Even The New York Times conceded that 2014 was a terrible year for Democrats. As they wrote, it was also a particularly terrible year for West Virginia Democrats, who are now struggling to stay relevant.
But just how bad a year was it for them? In a word, disastrous (on an anecdotal note, I remember being in a parade in Martinsburg, and a car with the Berkeley County Democrats drove by, and I remarked that that must be all of them; I was more correct than I had thought).
Keep in mind that in 2012, Obama lost 41% of the Democratic primary vote to…a felon!
As always, let’s look at what happened this year in some of the important races.
Senate: Republican Senator-elect Shelley Moore Capito was dubbed “the GOP’s secret, best candidate” by National Journal, and for good reason. She is now the first ever female senator in West Virginia’s history, after being elected by almost 30 points in a state where Democratic Senator Jay Rockefeller lost only two counties in 2008 in his win by a margin of 63-36, even with Obama on the top of the ticket.
Now, even without Obama on the top of the ticket, Democratic nominee Natalie Tennant had the impossible job of challenging Capito. Towards the beginning of the race, Democrats didn’t even have a candidate for months. Even before that, Capito all but forced Rockefeller into retirement by announcing a few weeks after her reelection to the House that she would be challenging Rockefeller.
Capito went on to win every single county in her blowout victory. This race is notable because Elizabeth Warren came to futilely campaign for Tennant, a pro-coal Democrat (Tennant is the current Secretary of State of West Virginia, and ironically she broke the very laws she was supposed to enforce during the course of her campaign). I wonder how the Left is going to like that.
There are only three districts statewide, so we can look at each one of them.
Republican Congressman David McKinley was so easily reelected (as in, he won by 27 points) that there isn’t too much to remark on here.
2nd District: Capito vacated this seat to run for senate, and the primary to succeed her was extremely crowded, but Republican Alex Mooney ultimately prevailed pretty convincingly (which I predicted). There was chatter about how this race would be competitive in the general, which I never believed. Alex won by just under 4 points. I can’t see him ever doing worse than that now that he’s an incumbent (to see a profile I wrote about Mooney shortly after the primary, click here).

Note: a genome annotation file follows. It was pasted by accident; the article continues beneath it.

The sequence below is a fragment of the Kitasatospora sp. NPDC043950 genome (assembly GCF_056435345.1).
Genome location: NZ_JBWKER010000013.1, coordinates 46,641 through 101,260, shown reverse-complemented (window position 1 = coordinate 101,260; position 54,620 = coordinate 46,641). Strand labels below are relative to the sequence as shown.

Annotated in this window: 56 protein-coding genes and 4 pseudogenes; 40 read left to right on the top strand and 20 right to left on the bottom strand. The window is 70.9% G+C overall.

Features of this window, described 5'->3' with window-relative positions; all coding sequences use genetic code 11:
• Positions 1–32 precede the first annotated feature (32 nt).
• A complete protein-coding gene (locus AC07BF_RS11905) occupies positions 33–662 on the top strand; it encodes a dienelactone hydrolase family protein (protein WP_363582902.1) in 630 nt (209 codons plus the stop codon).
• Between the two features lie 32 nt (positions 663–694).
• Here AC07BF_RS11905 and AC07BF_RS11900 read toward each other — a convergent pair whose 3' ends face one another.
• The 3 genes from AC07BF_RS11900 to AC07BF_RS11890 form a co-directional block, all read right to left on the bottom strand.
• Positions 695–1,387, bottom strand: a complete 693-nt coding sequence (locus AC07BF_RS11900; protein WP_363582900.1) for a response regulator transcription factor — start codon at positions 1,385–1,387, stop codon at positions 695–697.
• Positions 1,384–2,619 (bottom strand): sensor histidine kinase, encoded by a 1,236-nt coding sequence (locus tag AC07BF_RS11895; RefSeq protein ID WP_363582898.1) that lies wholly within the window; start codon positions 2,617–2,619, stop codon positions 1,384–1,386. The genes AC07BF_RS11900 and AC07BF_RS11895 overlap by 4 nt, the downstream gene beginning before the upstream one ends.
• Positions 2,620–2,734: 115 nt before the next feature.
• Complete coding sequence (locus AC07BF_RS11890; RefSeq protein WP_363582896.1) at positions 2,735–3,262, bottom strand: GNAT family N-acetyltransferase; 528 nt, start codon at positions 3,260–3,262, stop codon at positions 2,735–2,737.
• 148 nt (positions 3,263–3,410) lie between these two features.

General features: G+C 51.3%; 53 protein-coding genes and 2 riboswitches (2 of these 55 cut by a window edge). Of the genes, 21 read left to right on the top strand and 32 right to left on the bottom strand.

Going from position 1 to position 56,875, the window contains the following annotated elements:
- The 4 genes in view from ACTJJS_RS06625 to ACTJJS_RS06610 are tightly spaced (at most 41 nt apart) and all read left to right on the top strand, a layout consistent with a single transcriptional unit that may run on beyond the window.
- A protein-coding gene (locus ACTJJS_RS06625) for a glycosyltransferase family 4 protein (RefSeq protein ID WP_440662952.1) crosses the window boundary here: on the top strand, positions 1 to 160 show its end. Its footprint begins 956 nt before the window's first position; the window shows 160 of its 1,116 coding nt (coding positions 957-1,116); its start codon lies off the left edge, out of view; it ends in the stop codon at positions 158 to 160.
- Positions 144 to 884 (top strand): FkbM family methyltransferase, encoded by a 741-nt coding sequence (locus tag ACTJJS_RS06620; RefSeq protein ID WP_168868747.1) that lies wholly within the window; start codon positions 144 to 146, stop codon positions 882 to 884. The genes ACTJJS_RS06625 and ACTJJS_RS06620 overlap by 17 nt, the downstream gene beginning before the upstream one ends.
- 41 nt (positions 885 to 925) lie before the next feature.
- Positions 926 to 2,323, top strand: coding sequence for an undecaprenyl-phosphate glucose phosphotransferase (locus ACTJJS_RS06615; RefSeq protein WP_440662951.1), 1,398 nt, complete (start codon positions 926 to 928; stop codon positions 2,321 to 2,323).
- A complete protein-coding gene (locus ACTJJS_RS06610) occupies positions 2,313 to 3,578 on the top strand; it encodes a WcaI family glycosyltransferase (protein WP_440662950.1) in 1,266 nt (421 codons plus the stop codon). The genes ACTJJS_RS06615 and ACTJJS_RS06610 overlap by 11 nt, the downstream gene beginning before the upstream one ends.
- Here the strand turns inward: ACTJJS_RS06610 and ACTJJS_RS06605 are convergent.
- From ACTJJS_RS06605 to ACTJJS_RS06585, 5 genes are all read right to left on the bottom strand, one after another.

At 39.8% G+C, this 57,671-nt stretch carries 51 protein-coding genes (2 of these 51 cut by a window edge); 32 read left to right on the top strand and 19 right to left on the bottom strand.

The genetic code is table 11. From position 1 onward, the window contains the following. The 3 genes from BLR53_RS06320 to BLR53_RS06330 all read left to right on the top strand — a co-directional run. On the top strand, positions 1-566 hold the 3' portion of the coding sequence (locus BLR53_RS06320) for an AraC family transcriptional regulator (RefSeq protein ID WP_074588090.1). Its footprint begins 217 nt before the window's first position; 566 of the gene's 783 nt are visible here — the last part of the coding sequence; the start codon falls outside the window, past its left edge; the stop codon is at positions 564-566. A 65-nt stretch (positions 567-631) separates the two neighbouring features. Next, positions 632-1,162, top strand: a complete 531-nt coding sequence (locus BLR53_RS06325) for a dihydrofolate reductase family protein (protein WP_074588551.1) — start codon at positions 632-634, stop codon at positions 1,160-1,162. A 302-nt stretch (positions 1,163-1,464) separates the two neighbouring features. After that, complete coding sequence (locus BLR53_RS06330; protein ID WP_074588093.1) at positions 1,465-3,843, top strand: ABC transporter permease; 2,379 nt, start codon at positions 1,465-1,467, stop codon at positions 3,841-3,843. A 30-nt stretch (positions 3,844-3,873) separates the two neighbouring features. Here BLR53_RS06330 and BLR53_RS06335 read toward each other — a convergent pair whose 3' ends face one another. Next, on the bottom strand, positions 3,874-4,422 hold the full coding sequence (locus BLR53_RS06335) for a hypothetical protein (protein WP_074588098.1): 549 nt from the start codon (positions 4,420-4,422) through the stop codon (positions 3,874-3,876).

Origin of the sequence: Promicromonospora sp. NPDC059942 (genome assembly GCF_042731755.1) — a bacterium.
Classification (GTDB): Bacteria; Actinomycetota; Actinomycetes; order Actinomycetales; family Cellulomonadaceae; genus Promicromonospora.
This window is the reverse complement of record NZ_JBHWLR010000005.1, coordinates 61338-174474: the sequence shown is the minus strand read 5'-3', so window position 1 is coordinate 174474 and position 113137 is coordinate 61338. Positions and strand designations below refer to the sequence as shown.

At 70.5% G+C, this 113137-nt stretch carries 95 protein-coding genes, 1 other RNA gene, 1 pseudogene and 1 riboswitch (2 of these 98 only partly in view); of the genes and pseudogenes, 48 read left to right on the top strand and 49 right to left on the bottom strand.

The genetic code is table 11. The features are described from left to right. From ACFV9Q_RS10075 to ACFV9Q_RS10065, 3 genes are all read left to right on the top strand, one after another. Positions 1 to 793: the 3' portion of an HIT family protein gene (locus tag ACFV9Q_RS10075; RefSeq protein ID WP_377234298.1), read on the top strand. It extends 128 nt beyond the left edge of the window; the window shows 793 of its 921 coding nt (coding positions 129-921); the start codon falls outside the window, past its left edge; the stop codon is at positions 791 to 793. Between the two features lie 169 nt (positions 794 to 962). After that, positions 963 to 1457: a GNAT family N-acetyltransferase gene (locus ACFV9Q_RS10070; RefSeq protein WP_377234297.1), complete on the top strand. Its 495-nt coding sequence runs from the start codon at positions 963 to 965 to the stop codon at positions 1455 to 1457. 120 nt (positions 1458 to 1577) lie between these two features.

3rd District: Democratic Congressman Nick Rahall had occupied this seat for decades (as in, almost 40 years), but had seen his margin of victory drop recently. Although this race was believed by many (myself included) to have been close through Election Day, I had always given Republican Evan Jenkins the slight edge. I definitely didn’t expect Jenkins to win by almost 11 points over Rahall. Jenkins even won the backing of a Super PAC dedicated to transparent funding of elections, despite Rahall’s complaints about the Koch brothers.
Republicans fell just short of capturing the State Senate, but a party switch by a Democratic incumbent flipped Senate control to the GOP.
House of Delegates:
Republicans went from a slight minority to an overwhelming majority for the first time in 80 years, including electing the youngest Delegate in America, Saira Blair (it’s been pointed out to me several times that she’s putting me to shame).
All in all, this was a complete rout for West Virginia Democrats on just about every level of the state. They now have a Republican senator for the first time since 1959 and Republicans control every single House seat for the first time since 1923. If that’s not a transformation, I don’t know what is. Unless your last name is Manchin, your future as a statewide Democrat in West Virginia isn’t looking too bright.
This is the second in a series of articles about the ramifications of the midterm elections. To see the previous installation on Arkansas, click here.